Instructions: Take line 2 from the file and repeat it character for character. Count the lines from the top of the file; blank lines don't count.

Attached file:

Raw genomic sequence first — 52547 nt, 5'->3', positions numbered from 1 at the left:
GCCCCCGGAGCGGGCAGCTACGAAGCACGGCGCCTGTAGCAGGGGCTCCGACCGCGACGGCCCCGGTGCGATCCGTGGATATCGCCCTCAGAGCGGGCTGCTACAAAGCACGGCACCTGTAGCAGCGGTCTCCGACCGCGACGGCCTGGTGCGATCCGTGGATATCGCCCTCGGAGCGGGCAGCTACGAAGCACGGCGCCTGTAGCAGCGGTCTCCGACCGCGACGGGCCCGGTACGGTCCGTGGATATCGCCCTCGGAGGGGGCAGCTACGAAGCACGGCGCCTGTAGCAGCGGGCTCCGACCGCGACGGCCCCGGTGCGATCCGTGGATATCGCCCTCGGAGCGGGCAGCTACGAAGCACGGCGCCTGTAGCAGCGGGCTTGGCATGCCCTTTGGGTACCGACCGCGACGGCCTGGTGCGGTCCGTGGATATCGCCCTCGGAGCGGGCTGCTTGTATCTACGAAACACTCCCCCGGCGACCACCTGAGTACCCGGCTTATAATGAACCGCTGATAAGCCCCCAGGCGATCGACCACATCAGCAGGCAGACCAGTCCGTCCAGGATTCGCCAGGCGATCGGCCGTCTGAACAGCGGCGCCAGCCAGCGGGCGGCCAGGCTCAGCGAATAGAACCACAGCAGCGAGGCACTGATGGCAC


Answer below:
GCCCCCGGAGCGGGCAGCTACGAAGCACGGCGCCTGTAGCAGGGGCTCCGACCGCGACGGCCCCGGTGCGATCCGTGGATATCGCCCTCAGAGCGGGCTGCTACAAAGCACGGCACCTGTAGCAGCGGTCTCCGACCGCGACGGCCTGGTGCGATCCGTGGATATCGCCCTCGGAGCGGGCAGCTACGAAGCACGGCGCCTGTAGCAGCGGTCTCCGACCGCGACGGGCCCGGTACGGTCCGTGGATATCGCCCTCGGAGGGGGCAGCTACGAAGCACGGCGCCTGTAGCAGCGGGCTCCGACCGCGACGGCCCCGGTGCGATCCGTGGATATCGCCCTCGGAGCGGGCAGCTACGAAGCACGGCGCCTGTAGCAGCGGGCTTGGCATGCCCTTTGGGTACCGACCGCGACGGCCTGGTGCGGTCCGTGGATATCGCCCTCGGAGCGGGCTGCTTGTATCTACGAAACACTCCCCCGGCGACCACCTGAGTACCCGGCTTATAATGAACCGCTGATAAGCCCCCAGGCGATCGACCACATCAGCAGGCAGACCAGTCCGTCCAGGATTCGCCAGGCGATCGGCCGTCTGAACAGCGGCGCCAGCCAGCGGGCGGCCAGGCTCAGCGAATAGAACCACAGCAGCGAGGCACTGATGGCAC